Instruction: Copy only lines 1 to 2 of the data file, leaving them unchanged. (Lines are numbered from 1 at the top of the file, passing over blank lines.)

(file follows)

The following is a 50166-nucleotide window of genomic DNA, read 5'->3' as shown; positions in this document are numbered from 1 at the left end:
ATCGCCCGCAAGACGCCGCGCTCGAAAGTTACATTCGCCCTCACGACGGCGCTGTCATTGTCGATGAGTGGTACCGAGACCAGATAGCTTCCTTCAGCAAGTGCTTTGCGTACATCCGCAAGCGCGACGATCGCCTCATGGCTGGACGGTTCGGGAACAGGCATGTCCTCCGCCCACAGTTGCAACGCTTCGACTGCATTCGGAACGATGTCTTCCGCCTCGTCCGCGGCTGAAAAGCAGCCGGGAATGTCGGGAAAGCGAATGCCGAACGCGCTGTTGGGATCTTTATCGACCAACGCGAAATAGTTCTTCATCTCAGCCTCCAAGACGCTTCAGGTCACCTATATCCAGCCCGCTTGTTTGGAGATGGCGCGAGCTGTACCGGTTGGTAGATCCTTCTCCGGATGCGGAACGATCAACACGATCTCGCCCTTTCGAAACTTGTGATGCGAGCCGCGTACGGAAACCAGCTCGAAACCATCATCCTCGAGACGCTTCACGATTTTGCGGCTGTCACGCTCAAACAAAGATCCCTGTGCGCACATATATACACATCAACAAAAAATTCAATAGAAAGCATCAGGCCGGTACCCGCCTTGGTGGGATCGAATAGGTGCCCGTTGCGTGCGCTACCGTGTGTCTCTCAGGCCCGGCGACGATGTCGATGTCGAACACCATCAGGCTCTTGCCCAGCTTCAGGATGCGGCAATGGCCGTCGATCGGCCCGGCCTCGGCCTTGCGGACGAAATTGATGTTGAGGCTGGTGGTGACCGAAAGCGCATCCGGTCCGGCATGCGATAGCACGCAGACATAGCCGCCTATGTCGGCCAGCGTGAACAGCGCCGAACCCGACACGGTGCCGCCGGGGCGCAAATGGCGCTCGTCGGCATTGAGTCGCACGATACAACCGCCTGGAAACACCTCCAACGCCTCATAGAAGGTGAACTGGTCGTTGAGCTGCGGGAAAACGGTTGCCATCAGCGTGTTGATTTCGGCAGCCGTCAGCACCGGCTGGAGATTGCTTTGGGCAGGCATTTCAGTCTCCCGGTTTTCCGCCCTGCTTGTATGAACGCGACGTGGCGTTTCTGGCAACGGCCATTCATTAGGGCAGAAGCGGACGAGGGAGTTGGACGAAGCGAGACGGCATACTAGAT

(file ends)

The following is a 50166-nucleotide window of genomic DNA, read 5'->3' as shown; positions in this document are numbered from 1 at the left end:
ATCGCCCGCAAGACGCCGCGCTCGAAAGTTACATTCGCCCTCACGACGGCGCTGTCATTGTCGATGAGTGGTACCGAGACCAGATAGCTTCCTTCAGCAAGTGCTTTGCGTACATCCGCAAGCGCGACGATCGCCTCATGGCTGGACGGTTCGGGAACAGGCATGTCCTCCGCCCACAGTTGCAACGCTTCGACTGCATTCGGAACGATGTCTTCCGCCTCGTCCGCGGCTGAAAAGCAGCCGGGAATGTCGGGAAAGCGAATGCCGAACGCGCTGTTGGGATCTTTATCGACCAACGCGAAATAGTTCTTCATCTCAGCCTCCAAGACGCTTCAGGTCACCTATATCCAGCCCGCTTGTTTGGAGATGGCGCGAGCTGTACCGGTTGGTAGATCCTTCTCCGGATGCGGAACGATCAACACGATCTCGCCCTTTCGAAACTTGTGATGCGAGCCGCGTACGGAAACCAGCTCGAAACCATCATCCTCGAGACGCTTCACGATTTTGCGGCTGTCACGCTCAAACAAAGATCCCTGTGCGCACATATATACACATCAACAAAAAATTCAATAGAAAGCATCAGGCCGGTACCCGCCTTGGTGGGATCGAATAGGTGCCCGTTGCGTGCGCTACCGTGTGTCTCTCAGGCCCGGCGACGATGTCGATGTCGAACACCATCAGGCTCTTGCCCAGCTTCAGGATGCGGCAATGGCCGTCGATCGGCCCGGCCTCGGCCTTGCGGACGAAATTGATGTTGAGGCTGGTGGTGACCGAAAGCGCATCCGGTCCGGCATGCGATAGCACGCAGACATAGCCGCCTATGTCGGCCAGCGTGAACAGCGCCGAACCCGACACGGTGCCGCCGGGGCGCAAATGGCGCTCGTCGGCATTGAGTCGCACGATACAACCGCCTGGAAACACCTCCAACGCCTCATAGAAGGTGAACTGGTCGTTGAGCTGCGGGAAAACGGTTGCCATCAGCGTGTTGATTTCGGCAGCCGTCAGCACCGGCTGGAGATTGCTTTGGGCAGGCATTTCAGTCTCCCGGTTTTCCGCCCTGCTTGTATGAACGCGACGTGGCGTTTCTGGCAACGGCCATTCATTAGGGCAGAAGCGGACGAGGGAGTTGGACGAAGCGAGACGGCATACTAGAT